Archive for January, 2009
The old adage “Seeing is believing” has been around a long time because people just need visual proof sometimes. We have all had co-workers or clients that want to see the proof. Sometimes, we really need visuals to solidify a concept.
Whether it is in the form of wireframes, design mockups or prototypes, people like to see how it will work, or why it was broken. As concepts get more complex and customized, the need for showing concepts and creating a visual language is even more important.
I have found that using Jing screencasts from Techsmith has been very helpful in demonstrating a point online. I used it in a post early this year about Ask.com to demonstrate what was happening in my browser.
There are a couple of shortcomings to what Jing can do – you need to have the software installed and it doesn’t provide that many options for integrating video. Another software,ScreenToaster, has a few more features available including:
- Web-based recording – no need to have software installed
- Ability to manage audio
- Ability to record from browser but jump between browsers and desk
- Advanced playback features to speedup or slow down.
I signed up for the service and did a quick trial of the tool to check out its features. From the initial look and see, I think that ScreenToaster has seems to have more advanced features overall, but there were a few bugs with using the recorder. Definitely worth checking out.
There has been a health dose of posts about Twitter on View from West 6th. One of the things I find so fascinating is that so many companies using Twitter and the 752% growth the property experienced in 2008.
Part of the power of Twitter is the ability for programmers to use the Twitter API and the company’s Wikipedia for it to develop other tools. There are so many tools, that Mashable gave up counting and just calls it 140+ tools.
Here are a couple more that I stumbled upon today:
- Flickr Backgrounds for Twitter
- Pop up messages for the Twitter homepage
- Outwit – integrating Twitter with Outlook
- Secret Tweet – for when you need to post anonymously
- Tweet Later – schedule when you want tweets to be published
You can also check out Mashable’s entire list of Twitter tools to see if there is a tool that fits you tweeting needs.
With the inauguration coming, companies are leveraging Obamania. The latest one is Krispy Kreme in the United Kingdom.
According to Springwise’s report, if you walk into a Krispy Kreme in the United Kingdom and say Yes we can” to its barista, you get a free Americano coffee sporting Obama’s image. The barista can create an image of Obama in the foam using an intricately designed coffee stencil.
Last September, I wrote a post about a mobile recognition software from a company called SnapTell. Now, it seems that Microsoft has gotten on the bandwagon.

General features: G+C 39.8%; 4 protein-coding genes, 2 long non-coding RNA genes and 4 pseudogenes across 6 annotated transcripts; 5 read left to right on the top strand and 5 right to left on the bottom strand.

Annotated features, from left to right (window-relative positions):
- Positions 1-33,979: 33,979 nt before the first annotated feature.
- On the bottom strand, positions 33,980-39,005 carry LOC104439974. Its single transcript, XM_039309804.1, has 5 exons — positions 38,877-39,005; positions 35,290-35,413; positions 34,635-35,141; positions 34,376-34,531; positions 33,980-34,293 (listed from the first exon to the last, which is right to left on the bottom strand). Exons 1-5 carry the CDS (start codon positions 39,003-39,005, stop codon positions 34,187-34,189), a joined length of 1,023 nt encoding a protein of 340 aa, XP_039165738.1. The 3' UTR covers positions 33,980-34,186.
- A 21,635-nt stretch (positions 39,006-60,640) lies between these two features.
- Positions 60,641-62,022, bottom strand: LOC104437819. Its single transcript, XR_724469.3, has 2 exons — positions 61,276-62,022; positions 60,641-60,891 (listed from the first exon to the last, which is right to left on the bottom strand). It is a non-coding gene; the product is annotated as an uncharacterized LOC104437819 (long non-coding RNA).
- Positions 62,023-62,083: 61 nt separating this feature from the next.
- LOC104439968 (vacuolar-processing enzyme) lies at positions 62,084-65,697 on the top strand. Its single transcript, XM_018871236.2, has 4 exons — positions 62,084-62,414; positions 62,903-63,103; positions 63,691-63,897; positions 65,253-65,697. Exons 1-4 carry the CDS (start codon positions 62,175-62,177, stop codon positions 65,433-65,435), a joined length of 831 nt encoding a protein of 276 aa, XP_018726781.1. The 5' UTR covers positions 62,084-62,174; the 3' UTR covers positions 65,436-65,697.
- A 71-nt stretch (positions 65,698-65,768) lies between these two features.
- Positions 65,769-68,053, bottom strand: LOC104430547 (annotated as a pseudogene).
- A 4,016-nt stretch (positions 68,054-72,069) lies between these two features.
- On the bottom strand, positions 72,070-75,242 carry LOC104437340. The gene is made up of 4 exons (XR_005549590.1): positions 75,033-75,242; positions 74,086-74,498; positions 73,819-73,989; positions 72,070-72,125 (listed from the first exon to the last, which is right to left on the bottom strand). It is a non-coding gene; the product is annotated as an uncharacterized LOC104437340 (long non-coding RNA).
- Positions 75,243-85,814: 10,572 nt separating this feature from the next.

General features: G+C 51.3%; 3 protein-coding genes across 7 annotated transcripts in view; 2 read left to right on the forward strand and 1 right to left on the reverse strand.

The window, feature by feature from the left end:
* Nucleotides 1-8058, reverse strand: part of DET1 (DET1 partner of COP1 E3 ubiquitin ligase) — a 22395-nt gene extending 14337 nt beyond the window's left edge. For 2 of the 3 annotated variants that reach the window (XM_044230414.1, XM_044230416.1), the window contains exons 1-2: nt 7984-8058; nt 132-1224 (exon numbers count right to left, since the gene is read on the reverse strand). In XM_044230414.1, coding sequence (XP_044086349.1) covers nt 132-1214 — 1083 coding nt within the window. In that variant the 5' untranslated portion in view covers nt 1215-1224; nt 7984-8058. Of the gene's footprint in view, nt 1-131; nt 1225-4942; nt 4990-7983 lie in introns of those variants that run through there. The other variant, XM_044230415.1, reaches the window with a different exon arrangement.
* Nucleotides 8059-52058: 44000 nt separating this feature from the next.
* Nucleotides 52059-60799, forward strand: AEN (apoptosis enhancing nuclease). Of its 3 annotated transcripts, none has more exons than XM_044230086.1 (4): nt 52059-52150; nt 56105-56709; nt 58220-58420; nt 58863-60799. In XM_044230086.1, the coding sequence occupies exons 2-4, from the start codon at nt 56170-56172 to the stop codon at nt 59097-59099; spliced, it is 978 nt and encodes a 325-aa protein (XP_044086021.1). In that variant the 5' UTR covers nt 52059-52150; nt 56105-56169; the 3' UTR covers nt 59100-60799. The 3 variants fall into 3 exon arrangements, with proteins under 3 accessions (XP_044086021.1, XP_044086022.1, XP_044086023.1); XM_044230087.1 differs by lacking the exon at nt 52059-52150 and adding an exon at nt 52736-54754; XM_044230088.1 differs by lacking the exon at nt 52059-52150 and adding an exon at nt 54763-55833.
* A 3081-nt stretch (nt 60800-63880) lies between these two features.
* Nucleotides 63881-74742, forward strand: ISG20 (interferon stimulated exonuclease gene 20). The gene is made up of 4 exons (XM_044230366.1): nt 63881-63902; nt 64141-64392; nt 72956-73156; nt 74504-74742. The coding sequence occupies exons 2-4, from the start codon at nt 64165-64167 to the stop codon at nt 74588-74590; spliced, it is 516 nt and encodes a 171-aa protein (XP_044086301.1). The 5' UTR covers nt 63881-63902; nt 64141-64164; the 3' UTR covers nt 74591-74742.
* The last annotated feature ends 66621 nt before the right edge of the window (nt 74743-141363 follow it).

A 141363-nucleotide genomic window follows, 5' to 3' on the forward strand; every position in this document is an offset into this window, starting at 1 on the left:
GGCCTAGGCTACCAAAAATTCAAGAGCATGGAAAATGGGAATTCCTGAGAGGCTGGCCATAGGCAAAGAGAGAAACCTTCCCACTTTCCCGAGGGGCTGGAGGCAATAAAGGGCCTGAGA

We know that QR Codes have been around in Japan since the mid-1990s. However, the trend of using them has not caught on in the United States.
Camera phones are now so pervasive, the consumer market might try its hand at the new technology. The mobile recognition creates a great pull technology for people on the go. It gives people immediate access to information, instead of hoping they remember it later.
The Google phone has introduced some of these features in their Android Market – such as comparative shopping by scanning ISBN codes on products. I was very surprised this features was not talked about more during the holiday season. There was one broadcaster who picked up on this features, but it was largely ignored (apparently, Google doesn’t really know how to market itself).
It also seems the iPhone users have a high tendency to snap and share photos. The camera type statistics maintained by Flickr show iPhone contributors exploding.
With a generation of cell phone users who are getting comfortable with camera and SMS technology, it looks like Microsoft is aiming to be the big player in the market. They do have a knack for not being the first, but being the most pervasive. I think they will be one to watch if they can get the right partnerships and marketing in action.
Imagine if Microsoft decided to stop competing against a hardware company and get back to comparing itself to software companies. There is a novel idea.
When Gmail first launched, I was really attracted by the way Google made email conversations more like a message board. They grouped all of the related messages together so you could read the email updates as a stream.
On Twitter, although a great tool that I love, it is sometimes difficult to follow conversations over a period of time if you are not constantly in there.
Tweetree now offers the message string functionality that I find so useful in Gmail.
The application also addresses something else I find slightly annoying about Twitter – everything is a snipr or tinyurl. You don’t really get any context about where the link will take you. Tweetree shows you the extended title page and in some cases the website URL.
For someone you have been following and that you trust, it isn’t so much of an issue. With someone you don’t know, it is a bit scary. Considering the recent Twitter phishing scam, it makes me even more aware.
Granted, I do a lot of twittering from the web, so I don’t use alot of other tools out there, but there is a reason to make a shift to Tweetree is you are a web user.